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Needle-phobic undergoes pancreas transplant

By Editor
29th January 2016
East Midlands, Good practice Latest news

A woman with type 1 diabetes and a needle phobia has become the first person in the world to have a pancreas transplant because of her fears.

Sue York, from Lincoln, said injecting herself with insulin would make her shake violently and sometimes she would even vomit.

The 55-year-old, who has had type 1 diabetes since the age of 7, told the BBC’s Victoria Derbyshire programme that the surgery had “completely altered” her life.

Eligibility issues

Ms York, said that following the operation, which took place at the Manchester Royal Infirmary, she felt “incredible” and full of energy.

She said: “No longer am I struggling to walk up a flight of stairs, getting breathless walking into the wind. No longer is my skin yellow or grey. No longer do I look constantly exhausted.

“I’ve had to get new glasses because my eyesight has improved and feeling has returned to areas on my feet where I’d begun to lose sensation.”

Ms York said her phobia had become heightened in 2012 when the DVLA changed its regulations and insisted drivers with diabetes checked their blood glucose levels before driving and thereafter every two hours when behind the wheel.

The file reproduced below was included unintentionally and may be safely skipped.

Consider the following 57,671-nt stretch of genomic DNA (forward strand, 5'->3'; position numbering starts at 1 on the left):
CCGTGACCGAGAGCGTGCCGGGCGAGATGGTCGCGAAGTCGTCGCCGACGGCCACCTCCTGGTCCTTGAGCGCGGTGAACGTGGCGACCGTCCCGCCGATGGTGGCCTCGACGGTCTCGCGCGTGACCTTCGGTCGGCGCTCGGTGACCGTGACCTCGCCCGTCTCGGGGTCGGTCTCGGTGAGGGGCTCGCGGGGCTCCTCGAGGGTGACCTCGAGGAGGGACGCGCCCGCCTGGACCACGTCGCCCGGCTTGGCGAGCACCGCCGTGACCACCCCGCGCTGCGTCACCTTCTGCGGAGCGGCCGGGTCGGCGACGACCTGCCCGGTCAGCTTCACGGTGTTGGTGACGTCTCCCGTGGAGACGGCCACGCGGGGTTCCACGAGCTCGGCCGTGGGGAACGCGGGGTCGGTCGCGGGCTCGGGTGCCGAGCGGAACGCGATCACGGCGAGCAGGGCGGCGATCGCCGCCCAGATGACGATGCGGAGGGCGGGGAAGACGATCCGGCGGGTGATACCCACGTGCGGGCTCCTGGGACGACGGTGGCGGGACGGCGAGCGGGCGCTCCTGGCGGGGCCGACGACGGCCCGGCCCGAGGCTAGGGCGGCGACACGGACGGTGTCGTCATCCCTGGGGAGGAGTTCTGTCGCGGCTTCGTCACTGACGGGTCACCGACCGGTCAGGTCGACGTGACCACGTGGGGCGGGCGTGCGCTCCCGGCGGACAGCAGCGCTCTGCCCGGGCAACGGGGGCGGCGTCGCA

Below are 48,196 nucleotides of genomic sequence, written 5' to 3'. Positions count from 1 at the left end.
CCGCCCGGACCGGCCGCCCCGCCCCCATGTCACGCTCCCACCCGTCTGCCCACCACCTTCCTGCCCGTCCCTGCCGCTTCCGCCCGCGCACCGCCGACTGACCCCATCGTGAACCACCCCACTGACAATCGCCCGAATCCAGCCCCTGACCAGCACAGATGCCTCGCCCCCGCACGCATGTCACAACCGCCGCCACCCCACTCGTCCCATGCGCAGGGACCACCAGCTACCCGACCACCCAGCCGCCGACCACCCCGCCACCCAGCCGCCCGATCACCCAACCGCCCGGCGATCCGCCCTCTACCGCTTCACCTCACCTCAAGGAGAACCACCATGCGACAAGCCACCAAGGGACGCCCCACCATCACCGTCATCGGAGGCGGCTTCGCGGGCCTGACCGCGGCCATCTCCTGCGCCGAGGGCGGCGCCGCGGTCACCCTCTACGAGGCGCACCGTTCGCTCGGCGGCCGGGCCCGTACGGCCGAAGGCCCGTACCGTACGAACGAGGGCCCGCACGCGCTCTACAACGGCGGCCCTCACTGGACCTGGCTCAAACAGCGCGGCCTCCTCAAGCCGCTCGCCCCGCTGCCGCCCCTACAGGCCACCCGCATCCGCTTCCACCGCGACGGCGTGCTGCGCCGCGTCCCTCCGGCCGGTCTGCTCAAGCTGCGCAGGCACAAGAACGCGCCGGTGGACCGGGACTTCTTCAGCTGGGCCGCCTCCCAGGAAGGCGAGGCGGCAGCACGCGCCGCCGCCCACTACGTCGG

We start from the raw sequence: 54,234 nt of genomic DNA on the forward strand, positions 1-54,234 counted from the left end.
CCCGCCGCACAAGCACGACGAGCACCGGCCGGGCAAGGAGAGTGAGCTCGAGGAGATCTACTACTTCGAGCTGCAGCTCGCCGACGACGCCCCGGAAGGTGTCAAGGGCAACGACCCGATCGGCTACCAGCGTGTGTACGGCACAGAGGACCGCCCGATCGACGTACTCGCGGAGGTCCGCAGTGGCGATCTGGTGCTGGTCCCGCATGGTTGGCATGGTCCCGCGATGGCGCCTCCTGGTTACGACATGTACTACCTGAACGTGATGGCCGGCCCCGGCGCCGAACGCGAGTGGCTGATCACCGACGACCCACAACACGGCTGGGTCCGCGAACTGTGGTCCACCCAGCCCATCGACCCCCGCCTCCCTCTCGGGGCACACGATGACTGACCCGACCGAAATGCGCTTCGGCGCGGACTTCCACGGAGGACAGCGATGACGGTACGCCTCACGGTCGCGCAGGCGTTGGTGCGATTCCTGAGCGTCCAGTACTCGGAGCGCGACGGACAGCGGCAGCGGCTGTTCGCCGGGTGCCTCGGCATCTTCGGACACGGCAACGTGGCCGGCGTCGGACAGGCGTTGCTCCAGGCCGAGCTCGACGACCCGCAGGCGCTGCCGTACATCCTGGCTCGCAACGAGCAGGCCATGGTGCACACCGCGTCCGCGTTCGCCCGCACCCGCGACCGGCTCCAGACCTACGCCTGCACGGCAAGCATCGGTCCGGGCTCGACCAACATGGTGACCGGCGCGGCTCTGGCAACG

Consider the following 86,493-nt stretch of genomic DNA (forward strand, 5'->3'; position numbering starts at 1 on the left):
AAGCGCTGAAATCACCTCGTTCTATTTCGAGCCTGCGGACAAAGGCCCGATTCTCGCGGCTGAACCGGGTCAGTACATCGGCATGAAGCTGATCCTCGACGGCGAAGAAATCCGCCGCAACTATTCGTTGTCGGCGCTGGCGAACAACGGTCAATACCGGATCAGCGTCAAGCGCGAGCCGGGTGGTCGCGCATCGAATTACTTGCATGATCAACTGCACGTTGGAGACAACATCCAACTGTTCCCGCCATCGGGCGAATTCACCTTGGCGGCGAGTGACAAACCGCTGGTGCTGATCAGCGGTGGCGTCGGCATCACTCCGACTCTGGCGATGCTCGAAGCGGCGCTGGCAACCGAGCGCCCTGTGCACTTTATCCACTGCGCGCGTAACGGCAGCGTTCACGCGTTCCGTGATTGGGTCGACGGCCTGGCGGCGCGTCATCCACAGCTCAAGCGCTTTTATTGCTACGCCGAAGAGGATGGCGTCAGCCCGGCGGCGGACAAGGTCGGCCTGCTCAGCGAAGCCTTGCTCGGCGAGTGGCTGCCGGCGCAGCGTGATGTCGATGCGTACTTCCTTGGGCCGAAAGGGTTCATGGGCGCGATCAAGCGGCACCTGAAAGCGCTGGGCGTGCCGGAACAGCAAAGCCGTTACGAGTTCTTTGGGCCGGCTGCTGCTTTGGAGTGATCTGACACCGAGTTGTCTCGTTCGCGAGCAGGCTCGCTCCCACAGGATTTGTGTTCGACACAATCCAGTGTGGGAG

She could not cope with amount of injections needed, so Ms York gave up driving. However, her body became very weak and she found walking anywhere difficult.

Ms York spent two years on a transplant waiting list and appeared in front of a panel three times to discuss her suitability for the procedure.

There were questions over her eligibility as she did not have any kidney complications and she had to prove that her phobia was a strong enough reason to justify major surgery.

Surgeon Dr Raman Dhanda said guidelines were currently in place nationally and internationally to ensure those with the greatest need received transplants.

In Ms York’s instance, he added: “It was a very hard decision to make, because [her] case was clearly very exceptional.”

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